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Tuesday , November 13 2018
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Tag Archives: rio vista

City of Socorro’s Heritage Celebration set for Friday and Saturday

The City of Socorro will be hosting a two-day event in conjunction and support of National Preservation Month.

On Friday, the city will be hosting an official grand opening of the public art show at the Rio Vista Community Center located at 901 North Rio Vista Road, from 6PM to 8PM. The public is welcome to attend, as the opening will feature a Q&A with the showcased artists, free refreshments and hors d’oeuvres will be served. The artists vary in age, skill set, and artistic medium.

The following day the City of Socorro, along with the National Trust for Historic Preservation will be hosting a community action day to promote, preserve, and protect the Rio Vista Community Center from 9AM to 12PM.

Volunteers are needed to help clean up the lot, build outdoor trash & recycling receptacles. The public will also witness a demonstration of adobe brick building, the effects of water erosion, and the significance of the Rio Vista Poor Farm.

Volunteers are asked to call the center at (915) 860-8615 to register as lunch will be provided. This is an all ages event.

For any questions please call the Rio Vista Community Center at (915) 860- 8615 or Public Relations Director- Victor Reta (915) 319-0125.

City of Socorro 2017 Call for Artists for Rio Vista Community Center Showcase

The City of Socorro has issued an open call for artists to participate in an upcoming spring art exhibit which will be housed in the historic Rio Vista Community Center this May.

The idea came as a pairing to address the goals of the City in creating new family friendly innovative community programming and the City’s Historical Landmark Commission to showcase the Rio Vista Community Center during National Historic Preservation Month.

The City is looking for unique pieces from artists of all ages, styles, & skill levels (professionals & amateurs are all encouraged) to be displayed for the public to enjoy.

Any artist wishing to participate need fill out a facility request form to reserve their space at the Rio Vista Community Center located at 901 Rio Vista,  during normal business hours (Monday through Thursday 8AM- 8PM & Friday’s 8AM – 4 PM.)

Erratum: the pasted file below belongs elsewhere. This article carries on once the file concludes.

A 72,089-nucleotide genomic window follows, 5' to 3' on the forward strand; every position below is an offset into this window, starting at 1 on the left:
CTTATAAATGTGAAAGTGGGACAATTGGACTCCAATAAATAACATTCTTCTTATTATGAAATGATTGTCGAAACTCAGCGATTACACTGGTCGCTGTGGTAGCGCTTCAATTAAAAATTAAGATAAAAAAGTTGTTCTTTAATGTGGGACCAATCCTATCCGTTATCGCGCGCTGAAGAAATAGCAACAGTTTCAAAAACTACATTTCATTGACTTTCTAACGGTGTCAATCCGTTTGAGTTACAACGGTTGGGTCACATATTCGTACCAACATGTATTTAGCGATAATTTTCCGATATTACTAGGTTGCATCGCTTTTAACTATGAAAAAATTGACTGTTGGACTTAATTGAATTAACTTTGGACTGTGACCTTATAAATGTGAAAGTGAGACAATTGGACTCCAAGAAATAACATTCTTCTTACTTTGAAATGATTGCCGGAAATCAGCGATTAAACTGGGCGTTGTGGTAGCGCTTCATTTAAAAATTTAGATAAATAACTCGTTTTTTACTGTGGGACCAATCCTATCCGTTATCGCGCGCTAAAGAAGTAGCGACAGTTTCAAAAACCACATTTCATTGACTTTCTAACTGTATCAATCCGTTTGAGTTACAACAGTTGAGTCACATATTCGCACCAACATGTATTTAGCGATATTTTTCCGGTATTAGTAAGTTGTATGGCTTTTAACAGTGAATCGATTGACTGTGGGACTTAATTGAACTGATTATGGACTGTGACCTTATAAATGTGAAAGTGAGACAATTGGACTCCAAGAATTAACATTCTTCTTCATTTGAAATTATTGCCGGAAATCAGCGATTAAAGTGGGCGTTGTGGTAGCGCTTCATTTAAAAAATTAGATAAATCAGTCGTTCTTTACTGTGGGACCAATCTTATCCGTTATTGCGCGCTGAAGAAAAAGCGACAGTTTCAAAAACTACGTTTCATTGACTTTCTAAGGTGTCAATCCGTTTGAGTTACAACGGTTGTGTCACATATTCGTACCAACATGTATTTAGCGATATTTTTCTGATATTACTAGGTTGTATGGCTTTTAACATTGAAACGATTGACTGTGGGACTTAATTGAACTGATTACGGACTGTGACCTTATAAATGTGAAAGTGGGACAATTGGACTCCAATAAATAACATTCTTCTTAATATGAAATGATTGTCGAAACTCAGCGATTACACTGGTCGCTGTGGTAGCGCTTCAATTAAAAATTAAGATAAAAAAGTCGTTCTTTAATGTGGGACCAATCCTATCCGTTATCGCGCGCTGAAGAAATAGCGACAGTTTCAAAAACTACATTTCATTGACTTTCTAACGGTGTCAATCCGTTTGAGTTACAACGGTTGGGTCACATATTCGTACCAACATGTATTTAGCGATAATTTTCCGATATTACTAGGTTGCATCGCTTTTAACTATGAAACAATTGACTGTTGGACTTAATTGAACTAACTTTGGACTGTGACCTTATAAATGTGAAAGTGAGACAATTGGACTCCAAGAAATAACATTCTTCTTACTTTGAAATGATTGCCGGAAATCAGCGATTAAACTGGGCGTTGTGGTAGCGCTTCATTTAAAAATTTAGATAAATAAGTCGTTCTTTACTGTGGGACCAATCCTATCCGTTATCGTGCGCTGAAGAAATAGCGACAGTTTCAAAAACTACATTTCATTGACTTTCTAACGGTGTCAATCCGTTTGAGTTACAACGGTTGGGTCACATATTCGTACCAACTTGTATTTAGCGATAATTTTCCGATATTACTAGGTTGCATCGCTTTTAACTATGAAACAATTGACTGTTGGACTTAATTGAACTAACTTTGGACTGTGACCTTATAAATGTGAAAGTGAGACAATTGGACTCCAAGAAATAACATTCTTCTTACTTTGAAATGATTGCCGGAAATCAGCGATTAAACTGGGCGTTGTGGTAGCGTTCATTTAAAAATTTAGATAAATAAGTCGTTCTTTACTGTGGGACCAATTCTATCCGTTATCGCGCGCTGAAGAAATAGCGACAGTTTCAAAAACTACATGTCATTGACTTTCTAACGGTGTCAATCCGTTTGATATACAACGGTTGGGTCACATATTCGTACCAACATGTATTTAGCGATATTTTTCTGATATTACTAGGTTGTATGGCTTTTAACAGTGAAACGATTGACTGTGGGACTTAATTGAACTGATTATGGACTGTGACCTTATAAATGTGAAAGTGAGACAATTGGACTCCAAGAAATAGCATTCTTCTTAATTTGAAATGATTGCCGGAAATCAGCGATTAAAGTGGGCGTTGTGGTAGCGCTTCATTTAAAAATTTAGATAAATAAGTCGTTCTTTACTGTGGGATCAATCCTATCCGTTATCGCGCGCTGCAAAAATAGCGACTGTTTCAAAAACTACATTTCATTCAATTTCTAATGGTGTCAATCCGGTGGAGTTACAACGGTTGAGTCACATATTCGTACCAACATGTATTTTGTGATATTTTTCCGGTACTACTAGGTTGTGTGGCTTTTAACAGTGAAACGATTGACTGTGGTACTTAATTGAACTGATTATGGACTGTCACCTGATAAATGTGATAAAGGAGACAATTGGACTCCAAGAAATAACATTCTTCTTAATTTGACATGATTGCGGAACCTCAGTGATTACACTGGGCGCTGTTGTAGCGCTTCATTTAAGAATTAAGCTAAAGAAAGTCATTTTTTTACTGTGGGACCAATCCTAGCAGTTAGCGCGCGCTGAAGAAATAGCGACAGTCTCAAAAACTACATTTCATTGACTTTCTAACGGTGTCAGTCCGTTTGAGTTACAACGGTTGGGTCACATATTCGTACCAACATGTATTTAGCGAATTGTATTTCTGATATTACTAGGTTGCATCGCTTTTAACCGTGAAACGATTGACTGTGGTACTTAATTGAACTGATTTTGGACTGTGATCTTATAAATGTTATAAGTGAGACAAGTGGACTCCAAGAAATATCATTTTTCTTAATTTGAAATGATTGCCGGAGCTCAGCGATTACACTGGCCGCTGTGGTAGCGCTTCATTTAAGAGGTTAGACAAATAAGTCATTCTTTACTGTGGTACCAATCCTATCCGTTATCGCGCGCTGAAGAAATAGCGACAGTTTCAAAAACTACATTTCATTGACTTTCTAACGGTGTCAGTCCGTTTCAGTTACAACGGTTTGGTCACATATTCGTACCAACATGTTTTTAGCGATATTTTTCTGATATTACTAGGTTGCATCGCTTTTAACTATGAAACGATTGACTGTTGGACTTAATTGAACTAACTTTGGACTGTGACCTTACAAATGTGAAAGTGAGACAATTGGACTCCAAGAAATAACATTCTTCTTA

The City is looking to get a variety of artwork in different mediums: photography, sculpture, mixed media, canvas (oil, watercolor, acrylic), styrofoam, etc., all entries are welcome. All entries are required to be family appropriate, and should represent the Socorro area, be original, creative, and should include a small biography of the artists, and description of the piece.

The deadline for submissions is Friday April 28th at 3 PM.

Officials with the City of Socorro say this art exhibition is a means a means of attracting attention to the City’s beautiful history and the amazing talent of local artists. This art exhibit will run from May 1- 31st during the hours of operation of the Rio Vista Community Center, and will be free for the public to enjoy.

For any questions or concerns please call the Rio Vista Community Center at (915) 860-8615.

 Art Show 207 (1)

Socorro’s Rio Vista Farm named National Treasure

After being named a National Treasure by the National Trust for Historic Preservation on Saturday, the Rio Vista Farm in Socorro now has a new lease on life.

Thanks to support from Socorro residents, politicians and others from around El Paso County, the century-old facility is in line for restoration and preservation. A new page on the National Trust’s website: Saving Places not only gives the site’s history, but allows for visitors to donate to the cause.